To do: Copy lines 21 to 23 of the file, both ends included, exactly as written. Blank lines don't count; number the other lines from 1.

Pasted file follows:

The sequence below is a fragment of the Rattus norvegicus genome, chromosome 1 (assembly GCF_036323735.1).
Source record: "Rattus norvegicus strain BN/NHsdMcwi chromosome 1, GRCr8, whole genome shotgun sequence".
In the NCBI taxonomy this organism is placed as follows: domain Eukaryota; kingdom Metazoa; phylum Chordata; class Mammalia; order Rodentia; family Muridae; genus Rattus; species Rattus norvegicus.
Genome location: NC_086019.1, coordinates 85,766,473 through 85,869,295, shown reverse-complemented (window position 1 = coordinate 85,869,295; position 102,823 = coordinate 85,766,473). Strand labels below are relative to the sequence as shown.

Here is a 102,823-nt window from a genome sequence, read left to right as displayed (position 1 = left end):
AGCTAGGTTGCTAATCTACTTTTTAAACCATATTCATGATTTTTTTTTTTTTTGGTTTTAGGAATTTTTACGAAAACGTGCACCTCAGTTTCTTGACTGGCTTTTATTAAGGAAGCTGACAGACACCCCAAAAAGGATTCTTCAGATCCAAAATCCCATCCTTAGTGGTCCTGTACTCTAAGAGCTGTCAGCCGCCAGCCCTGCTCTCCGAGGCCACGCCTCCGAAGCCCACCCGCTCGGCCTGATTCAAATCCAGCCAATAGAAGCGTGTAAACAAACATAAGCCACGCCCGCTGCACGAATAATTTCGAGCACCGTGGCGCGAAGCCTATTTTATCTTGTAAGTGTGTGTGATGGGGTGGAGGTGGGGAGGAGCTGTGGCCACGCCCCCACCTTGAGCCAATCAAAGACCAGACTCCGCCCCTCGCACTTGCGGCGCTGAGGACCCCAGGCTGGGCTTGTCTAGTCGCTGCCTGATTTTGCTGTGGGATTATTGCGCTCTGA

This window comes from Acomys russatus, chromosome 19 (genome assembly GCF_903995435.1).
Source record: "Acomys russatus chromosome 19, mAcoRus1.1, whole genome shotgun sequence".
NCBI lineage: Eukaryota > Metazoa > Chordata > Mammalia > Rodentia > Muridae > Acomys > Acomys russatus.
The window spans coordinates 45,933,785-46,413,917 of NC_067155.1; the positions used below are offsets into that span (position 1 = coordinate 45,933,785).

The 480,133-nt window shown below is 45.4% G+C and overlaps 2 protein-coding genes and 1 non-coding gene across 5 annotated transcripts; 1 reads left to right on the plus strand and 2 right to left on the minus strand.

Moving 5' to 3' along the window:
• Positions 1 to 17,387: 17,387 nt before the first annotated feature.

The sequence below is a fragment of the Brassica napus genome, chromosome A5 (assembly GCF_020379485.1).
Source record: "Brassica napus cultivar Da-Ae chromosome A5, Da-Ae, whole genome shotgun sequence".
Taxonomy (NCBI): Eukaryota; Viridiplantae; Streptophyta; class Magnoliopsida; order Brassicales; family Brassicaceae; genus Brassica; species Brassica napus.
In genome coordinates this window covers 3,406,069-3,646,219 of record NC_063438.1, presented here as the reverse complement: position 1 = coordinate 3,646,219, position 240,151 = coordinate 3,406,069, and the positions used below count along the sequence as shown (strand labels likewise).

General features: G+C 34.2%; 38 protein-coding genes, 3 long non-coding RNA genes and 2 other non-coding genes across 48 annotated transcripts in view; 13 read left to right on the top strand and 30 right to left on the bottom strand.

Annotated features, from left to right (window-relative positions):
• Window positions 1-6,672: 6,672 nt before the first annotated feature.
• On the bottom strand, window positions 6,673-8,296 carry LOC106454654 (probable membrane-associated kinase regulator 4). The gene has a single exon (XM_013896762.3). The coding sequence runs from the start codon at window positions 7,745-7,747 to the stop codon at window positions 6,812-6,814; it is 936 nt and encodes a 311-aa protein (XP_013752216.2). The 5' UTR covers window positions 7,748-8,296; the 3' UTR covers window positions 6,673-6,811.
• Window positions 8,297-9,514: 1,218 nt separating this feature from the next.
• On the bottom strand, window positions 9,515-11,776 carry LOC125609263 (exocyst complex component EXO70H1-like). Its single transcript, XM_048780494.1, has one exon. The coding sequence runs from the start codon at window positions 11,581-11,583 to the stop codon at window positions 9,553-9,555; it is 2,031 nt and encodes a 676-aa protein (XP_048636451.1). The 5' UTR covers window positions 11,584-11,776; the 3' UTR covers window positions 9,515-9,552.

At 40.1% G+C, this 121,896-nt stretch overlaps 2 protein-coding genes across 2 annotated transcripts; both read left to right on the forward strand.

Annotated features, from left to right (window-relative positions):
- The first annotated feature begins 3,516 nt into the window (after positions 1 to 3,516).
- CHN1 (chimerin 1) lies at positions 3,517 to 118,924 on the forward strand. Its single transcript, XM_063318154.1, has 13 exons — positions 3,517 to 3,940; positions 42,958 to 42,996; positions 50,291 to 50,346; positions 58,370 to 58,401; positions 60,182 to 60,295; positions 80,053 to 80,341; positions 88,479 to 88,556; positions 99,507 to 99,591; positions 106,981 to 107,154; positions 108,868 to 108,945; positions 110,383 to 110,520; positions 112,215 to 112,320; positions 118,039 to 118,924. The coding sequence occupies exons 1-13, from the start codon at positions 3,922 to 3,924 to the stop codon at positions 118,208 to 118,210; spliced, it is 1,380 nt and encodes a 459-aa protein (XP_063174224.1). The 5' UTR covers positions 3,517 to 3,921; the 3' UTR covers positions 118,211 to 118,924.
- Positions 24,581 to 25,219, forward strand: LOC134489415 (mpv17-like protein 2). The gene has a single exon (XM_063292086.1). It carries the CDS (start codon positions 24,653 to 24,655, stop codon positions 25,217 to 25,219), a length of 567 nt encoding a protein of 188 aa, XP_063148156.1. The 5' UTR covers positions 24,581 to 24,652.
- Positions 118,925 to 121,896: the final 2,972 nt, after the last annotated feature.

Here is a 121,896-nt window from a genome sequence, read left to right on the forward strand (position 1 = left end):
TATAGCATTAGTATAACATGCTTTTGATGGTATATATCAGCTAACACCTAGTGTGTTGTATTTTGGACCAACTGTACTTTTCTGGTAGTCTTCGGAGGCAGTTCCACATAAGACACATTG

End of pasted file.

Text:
• On the bottom strand, window positions 6,673-8,296 carry LOC106454654 (probable membrane-associated kinase regulator 4). The gene has a single exon (XM_013896762.3). The coding sequence runs from the start codon at window positions 7,745-7,747 to the stop codon at window positions 6,812-6,814; it is 936 nt and encodes a 311-aa protein (XP_013752216.2). The 5' UTR covers window positions 7,748-8,296; the 3' UTR covers window positions 6,673-6,811.
• Window positions 8,297-9,514: 1,218 nt separating this feature from the next.
• On the bottom strand, window positions 9,515-11,776 carry LOC125609263 (exocyst complex component EXO70H1-like). Its single transcript, XM_048780494.1, has one exon. The coding sequence runs from the start codon at window positions 11,581-11,583 to the stop codon at window positions 9,553-9,555; it is 2,031 nt and encodes a 676-aa protein (XP_048636451.1). The 5' UTR covers window positions 11,584-11,776; the 3' UTR covers window positions 9,515-9,552.